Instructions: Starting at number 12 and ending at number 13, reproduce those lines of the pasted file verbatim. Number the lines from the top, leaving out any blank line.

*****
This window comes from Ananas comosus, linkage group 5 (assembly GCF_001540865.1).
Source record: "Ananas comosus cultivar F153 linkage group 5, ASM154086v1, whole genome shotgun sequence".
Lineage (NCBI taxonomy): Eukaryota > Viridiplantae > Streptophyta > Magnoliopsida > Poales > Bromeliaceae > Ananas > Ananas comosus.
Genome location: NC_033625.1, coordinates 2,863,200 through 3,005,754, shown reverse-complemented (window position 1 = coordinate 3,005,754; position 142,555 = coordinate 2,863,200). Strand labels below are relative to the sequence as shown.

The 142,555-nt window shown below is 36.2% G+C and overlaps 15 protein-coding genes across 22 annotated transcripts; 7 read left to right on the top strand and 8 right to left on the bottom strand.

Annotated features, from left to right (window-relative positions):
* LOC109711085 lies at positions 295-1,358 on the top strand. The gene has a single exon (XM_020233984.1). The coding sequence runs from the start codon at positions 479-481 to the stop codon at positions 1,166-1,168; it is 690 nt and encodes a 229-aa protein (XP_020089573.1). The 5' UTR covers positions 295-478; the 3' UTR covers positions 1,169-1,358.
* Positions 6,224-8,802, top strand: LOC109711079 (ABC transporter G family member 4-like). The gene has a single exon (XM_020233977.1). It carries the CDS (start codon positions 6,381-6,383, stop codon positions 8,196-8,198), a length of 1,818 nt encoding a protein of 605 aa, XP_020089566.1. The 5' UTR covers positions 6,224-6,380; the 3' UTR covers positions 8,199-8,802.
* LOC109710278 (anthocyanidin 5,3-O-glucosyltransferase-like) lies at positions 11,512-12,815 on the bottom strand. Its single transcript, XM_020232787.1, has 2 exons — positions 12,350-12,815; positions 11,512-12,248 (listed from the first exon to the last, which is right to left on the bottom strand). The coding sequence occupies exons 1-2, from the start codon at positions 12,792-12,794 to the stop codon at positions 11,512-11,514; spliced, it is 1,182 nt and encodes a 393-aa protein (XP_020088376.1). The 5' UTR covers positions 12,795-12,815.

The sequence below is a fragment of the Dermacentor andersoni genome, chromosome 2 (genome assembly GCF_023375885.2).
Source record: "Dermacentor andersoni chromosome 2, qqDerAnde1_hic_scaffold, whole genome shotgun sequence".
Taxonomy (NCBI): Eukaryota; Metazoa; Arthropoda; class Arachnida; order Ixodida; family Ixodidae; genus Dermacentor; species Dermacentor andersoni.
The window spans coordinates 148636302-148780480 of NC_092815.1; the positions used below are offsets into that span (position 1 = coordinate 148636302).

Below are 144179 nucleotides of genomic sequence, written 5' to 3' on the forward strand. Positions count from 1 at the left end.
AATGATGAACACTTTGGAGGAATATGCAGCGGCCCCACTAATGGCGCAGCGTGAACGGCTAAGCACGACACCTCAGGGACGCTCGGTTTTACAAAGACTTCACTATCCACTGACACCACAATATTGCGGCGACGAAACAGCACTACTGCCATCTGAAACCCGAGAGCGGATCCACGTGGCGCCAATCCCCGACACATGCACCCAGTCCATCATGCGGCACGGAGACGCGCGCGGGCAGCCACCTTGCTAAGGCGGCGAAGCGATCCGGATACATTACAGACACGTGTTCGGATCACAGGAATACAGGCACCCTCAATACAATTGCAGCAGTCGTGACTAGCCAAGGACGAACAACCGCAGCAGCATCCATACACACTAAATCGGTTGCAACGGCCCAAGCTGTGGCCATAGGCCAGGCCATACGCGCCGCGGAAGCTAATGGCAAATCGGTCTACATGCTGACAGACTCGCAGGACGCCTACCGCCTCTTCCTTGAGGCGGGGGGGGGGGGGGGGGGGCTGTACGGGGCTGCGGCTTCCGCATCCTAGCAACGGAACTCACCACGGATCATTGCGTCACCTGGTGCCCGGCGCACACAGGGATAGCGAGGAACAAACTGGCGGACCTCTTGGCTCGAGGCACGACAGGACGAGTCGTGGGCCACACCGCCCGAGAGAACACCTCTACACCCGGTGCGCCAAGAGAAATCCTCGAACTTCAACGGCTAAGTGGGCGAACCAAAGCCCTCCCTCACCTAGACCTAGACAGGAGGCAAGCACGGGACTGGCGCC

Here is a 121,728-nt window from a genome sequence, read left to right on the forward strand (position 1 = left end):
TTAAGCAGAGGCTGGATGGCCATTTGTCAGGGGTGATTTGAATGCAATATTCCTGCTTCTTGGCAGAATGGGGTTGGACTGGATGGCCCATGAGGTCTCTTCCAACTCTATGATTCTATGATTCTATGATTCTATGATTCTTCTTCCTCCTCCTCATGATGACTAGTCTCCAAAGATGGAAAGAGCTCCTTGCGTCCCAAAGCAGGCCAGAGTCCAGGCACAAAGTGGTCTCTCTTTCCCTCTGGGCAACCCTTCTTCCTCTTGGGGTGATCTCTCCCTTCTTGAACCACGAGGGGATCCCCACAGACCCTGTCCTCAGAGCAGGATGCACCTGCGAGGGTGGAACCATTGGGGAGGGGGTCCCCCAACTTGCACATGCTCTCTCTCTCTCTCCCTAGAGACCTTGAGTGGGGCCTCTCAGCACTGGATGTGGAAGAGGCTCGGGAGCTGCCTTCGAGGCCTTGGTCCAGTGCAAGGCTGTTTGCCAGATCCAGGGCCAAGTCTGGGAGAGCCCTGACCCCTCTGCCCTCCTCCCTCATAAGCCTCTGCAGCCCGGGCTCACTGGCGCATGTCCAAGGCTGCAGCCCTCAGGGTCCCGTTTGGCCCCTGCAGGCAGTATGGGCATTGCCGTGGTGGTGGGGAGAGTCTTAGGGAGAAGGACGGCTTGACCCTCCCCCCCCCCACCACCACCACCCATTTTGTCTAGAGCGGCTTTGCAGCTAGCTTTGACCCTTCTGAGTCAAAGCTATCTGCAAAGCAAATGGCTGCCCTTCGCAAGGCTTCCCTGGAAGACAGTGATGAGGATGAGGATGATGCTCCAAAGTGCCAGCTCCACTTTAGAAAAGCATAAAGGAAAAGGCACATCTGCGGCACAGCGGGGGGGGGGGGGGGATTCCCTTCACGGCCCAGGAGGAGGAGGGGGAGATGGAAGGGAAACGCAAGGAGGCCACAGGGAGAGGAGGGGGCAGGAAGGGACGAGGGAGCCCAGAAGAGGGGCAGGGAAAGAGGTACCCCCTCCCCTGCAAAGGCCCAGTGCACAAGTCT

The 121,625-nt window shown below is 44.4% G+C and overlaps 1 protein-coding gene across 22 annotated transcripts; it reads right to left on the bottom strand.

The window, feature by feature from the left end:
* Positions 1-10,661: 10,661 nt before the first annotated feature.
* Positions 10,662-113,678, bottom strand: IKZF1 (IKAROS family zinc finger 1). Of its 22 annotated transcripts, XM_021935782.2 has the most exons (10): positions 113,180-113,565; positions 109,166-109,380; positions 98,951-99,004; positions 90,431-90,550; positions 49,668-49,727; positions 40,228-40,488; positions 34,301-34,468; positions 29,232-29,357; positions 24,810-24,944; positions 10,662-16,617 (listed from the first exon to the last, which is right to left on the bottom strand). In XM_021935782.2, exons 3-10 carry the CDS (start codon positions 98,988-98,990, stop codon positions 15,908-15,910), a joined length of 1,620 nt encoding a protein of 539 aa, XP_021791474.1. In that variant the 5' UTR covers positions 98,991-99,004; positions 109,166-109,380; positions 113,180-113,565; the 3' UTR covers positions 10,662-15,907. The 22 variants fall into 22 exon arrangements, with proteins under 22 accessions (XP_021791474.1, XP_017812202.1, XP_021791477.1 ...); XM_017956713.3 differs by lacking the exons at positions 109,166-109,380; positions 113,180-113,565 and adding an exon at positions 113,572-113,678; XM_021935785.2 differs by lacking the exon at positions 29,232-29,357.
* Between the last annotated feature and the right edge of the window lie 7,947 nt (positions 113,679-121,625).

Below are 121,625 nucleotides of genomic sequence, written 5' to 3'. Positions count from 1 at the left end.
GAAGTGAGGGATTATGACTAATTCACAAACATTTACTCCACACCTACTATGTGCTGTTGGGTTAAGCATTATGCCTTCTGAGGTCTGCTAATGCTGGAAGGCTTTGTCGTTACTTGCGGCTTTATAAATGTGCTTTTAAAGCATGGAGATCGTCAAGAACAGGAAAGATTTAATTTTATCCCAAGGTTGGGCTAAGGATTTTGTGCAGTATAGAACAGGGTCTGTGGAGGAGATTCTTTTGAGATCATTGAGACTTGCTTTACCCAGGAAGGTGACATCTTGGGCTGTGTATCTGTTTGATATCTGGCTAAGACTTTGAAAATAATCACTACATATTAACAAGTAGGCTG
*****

Taxonomy (NCBI): Eukaryota; Metazoa; Arthropoda; class Arachnida; order Ixodida; family Ixodidae; genus Dermacentor; species Dermacentor andersoni.
The window spans coordinates 148636302-148780480 of NC_092815.1; the positions used below are offsets into that span (position 1 = coordinate 148636302).